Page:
OLD GEELONG GAOL



The Geelong Gaol occupied in 1853 after construction began in 1849 and was finally complete in 1864. It's design was based on the English Pentonville Prison and built by convicts who were housed in hulks moored in Corio Bay. The Geelong Gaol was operated as a high security prison until being decommission in July, 1991.

Little has changed at Geelong Gaol since it's closure. There are a few extras, including a gallows exhibit recreating the gaols 1863, and first,  hanging of James Murphy, a brutal criminal convicted of battering Constable Daniel O'Boyle to death at the Warrnambool Court House. He was the first of many prisoners to be executed at the gaol. Other exhibits include a period style cell, two 'Loss of Priveleged' cells, and cell 47, where a prisoner painted a 'Window of Freedom' on the wall. There is a watchtower open to the public which looks over the cells and parade ground, the doctor's surgery, the tailor shop, and the recreation room with its murals.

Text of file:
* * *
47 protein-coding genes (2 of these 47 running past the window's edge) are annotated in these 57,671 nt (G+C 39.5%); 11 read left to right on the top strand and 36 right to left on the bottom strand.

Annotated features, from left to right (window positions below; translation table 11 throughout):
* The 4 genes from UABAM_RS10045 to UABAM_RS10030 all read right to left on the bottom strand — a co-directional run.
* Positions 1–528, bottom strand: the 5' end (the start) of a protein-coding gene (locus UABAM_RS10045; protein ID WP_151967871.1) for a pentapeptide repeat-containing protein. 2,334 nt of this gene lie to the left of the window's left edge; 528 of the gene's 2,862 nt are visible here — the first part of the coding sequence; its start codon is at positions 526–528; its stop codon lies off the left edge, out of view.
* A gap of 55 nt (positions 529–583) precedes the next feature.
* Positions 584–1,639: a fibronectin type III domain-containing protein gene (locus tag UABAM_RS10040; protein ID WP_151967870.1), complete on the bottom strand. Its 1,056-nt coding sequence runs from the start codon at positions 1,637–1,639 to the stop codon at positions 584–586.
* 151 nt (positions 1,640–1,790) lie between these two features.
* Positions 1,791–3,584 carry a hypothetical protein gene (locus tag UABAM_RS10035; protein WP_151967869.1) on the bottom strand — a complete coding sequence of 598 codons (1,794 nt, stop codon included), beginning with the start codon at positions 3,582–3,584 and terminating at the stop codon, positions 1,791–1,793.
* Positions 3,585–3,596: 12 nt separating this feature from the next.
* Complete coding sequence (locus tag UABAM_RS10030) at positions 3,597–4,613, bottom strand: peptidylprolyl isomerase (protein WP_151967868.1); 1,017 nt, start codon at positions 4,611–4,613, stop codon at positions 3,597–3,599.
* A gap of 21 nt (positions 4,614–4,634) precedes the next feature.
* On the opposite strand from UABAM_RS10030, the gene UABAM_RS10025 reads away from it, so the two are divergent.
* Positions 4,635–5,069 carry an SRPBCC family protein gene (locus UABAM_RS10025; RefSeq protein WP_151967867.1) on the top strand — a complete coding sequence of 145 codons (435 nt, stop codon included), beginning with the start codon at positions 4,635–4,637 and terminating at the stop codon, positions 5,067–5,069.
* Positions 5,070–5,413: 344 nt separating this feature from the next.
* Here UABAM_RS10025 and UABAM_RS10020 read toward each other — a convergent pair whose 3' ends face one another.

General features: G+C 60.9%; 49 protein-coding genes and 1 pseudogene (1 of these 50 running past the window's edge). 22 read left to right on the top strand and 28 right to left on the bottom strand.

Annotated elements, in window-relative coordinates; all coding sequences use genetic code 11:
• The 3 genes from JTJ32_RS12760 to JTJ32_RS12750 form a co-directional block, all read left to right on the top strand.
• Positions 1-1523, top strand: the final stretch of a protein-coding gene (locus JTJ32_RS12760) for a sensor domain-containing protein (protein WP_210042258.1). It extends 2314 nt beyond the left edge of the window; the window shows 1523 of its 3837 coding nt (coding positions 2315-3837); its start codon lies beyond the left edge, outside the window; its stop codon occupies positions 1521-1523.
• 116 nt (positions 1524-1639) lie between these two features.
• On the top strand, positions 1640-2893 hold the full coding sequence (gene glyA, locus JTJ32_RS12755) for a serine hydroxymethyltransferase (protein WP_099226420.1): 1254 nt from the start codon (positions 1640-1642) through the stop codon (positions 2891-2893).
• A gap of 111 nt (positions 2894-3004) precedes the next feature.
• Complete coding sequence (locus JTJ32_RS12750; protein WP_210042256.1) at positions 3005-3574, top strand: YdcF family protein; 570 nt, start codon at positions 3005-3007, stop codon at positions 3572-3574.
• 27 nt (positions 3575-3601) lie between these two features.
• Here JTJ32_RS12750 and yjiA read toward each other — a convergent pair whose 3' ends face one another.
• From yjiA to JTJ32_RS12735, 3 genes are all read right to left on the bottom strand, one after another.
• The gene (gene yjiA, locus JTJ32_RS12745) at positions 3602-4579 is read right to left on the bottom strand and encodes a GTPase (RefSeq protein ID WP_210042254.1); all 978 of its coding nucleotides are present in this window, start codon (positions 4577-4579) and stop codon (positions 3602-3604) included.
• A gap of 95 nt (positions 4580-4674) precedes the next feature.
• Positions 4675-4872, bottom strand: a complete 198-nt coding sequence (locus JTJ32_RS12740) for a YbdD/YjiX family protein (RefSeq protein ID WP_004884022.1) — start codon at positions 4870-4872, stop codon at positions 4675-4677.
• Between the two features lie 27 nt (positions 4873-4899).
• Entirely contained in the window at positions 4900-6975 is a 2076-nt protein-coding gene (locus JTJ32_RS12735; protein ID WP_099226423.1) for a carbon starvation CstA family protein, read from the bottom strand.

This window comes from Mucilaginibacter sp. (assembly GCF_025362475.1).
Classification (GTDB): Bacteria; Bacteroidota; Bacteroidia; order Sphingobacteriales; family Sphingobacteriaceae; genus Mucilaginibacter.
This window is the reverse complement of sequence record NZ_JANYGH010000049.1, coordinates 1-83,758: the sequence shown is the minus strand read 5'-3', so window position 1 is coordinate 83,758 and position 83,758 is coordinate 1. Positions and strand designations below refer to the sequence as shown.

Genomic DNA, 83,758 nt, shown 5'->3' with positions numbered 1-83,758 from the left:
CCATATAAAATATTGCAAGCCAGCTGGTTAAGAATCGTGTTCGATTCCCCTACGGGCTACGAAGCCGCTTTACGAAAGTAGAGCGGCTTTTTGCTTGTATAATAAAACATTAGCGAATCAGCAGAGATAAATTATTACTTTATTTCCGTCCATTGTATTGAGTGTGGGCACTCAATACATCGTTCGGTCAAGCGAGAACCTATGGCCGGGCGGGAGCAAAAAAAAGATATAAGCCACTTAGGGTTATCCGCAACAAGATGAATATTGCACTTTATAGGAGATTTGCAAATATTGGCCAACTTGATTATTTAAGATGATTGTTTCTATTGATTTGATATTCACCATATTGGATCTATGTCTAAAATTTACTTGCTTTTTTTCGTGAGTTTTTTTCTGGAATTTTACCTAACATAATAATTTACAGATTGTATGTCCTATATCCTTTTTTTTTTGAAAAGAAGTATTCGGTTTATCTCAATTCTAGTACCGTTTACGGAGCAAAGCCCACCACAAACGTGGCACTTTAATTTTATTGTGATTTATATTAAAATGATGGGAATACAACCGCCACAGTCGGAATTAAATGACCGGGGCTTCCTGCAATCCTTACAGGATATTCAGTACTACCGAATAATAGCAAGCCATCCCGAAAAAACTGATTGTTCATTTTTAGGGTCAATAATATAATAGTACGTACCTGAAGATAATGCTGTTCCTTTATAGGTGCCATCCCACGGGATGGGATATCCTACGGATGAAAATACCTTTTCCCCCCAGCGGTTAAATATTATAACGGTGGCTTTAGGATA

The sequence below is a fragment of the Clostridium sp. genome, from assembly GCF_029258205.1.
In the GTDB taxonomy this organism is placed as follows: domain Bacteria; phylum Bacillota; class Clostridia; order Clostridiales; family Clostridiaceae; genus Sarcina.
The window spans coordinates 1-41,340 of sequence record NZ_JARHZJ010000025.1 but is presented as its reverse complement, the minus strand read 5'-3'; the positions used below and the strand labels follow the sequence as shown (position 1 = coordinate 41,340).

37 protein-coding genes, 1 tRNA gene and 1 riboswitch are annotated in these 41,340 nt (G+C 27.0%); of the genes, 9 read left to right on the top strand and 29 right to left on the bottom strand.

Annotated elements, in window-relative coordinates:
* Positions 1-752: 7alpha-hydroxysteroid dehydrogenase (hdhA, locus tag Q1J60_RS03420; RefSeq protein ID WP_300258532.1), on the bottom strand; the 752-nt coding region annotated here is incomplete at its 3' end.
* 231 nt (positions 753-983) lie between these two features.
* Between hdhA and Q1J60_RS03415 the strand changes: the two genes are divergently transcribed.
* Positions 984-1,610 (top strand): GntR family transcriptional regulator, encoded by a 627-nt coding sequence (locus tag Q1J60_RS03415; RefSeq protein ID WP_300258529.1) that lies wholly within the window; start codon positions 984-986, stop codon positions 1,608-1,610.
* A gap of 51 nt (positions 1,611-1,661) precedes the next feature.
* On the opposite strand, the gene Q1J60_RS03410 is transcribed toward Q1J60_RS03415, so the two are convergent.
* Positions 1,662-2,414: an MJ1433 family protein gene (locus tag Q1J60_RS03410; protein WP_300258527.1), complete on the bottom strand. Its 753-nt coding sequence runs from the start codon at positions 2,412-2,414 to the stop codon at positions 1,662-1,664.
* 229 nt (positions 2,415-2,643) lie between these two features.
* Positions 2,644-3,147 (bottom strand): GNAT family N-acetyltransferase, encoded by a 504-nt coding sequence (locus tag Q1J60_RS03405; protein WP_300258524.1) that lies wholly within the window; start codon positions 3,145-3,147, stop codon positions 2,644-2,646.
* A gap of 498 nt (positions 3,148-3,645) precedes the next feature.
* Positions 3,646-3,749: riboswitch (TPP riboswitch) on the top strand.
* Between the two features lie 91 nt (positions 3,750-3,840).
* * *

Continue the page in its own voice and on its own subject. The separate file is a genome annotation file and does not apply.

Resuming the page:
The gaol is an imposing and sombre building of solid bluestone (basalt) which was the prefered long lasting building material of the time. The steep steps to the watchtower and the impressive street facade are of particular note. Prisoners were held in small, unheated and unsewered cells for up to 14 hours at a time.

The gaol is now operated by the Rotary Club of Geelong and is open to the public on Saturdays, Sundays and daily during public and school holidays from 1pm to 4pm. Guided Tours and souvenirs are available.


*Weeping woman in costume at the bottom of the stairs

*Cell 45 is said to be the Gaols most haunted, some refuse to enter and some say there is an evil energy coming out of it. Many have been pinched and even pushed into the cell.



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